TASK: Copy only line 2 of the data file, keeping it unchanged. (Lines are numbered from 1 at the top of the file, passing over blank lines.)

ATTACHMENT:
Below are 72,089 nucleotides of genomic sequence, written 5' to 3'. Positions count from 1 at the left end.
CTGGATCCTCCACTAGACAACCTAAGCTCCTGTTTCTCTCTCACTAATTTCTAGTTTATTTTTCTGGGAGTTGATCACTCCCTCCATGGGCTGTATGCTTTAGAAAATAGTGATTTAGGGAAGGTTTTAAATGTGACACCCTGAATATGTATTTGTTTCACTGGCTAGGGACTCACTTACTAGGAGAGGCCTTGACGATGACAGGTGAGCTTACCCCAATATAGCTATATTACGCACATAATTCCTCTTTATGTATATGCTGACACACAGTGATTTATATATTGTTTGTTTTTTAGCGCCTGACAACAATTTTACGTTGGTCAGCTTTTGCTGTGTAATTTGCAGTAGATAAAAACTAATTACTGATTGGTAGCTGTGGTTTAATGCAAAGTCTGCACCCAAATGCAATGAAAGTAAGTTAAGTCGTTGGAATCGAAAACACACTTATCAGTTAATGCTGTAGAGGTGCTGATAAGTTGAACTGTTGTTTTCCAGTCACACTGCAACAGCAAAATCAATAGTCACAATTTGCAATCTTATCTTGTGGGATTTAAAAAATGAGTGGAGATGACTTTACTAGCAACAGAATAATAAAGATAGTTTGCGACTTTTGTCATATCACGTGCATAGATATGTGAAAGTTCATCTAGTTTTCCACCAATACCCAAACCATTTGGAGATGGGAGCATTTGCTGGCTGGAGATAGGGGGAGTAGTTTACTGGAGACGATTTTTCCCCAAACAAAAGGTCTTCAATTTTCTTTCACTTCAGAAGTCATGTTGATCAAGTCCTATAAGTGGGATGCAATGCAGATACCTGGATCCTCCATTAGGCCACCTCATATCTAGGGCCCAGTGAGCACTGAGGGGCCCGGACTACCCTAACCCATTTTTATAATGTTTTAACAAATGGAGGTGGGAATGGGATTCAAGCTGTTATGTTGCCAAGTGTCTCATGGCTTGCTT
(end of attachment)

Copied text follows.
CTGGATCCTCCACTAGACAACCTAAGCTCCTGTTTCTCTCTCACTAATTTCTAGTTTATTTTTCTGGGAGTTGATCACTCCCTCCATGGGCTGTATGCTTTAGAAAATAGTGATTTAGGGAAGGTTTTAAATGTGACACCCTGAATATGTATTTGTTTCACTGGCTAGGGACTCACTTACTAGGAGAGGCCTTGACGATGACAGGTGAGCTTACCCCAATATAGCTATATTACGCACATAATTCCTCTTTATGTATATGCTGACACACAGTGATTTATATATTGTTTGTTTTTTAGCGCCTGACAACAATTTTACGTTGGTCAGCTTTTGCTGTGTAATTTGCAGTAGATAAAAACTAATTACTGATTGGTAGCTGTGGTTTAATGCAAAGTCTGCACCCAAATGCAATGAAAGTAAGTTAAGTCGTTGGAATCGAAAACACACTTATCAGTTAATGCTGTAGAGGTGCTGATAAGTTGAACTGTTGTTTTCCAGTCACACTGCAACAGCAAAATCAATAGTCACAATTTGCAATCTTATCTTGTGGGATTTAAAAAATGAGTGGAGATGACTTTACTAGCAACAGAATAATAAAGATAGTTTGCGACTTTTGTCATATCACGTGCATAGATATGTGAAAGTTCATCTAGTTTTCCACCAATACCCAAACCATTTGGAGATGGGAGCATTTGCTGGCTGGAGATAGGGGGAGTAGTTTACTGGAGACGATTTTTCCCCAAACAAAAGGTCTTCAATTTTCTTTCACTTCAGAAGTCATGTTGATCAAGTCCTATAAGTGGGATGCAATGCAGATACCTGGATCCTCCATTAGGCCACCTCATATCTAGGGCCCAGTGAGCACTGAGGGGCCCGGACTACCCTAACCCATTTTTATAATGTTTTAACAAATGGAGGTGGGAATGGGATTCAAGCTGTTATGTTGCCAAGTGTCTCATGGCTTGCTT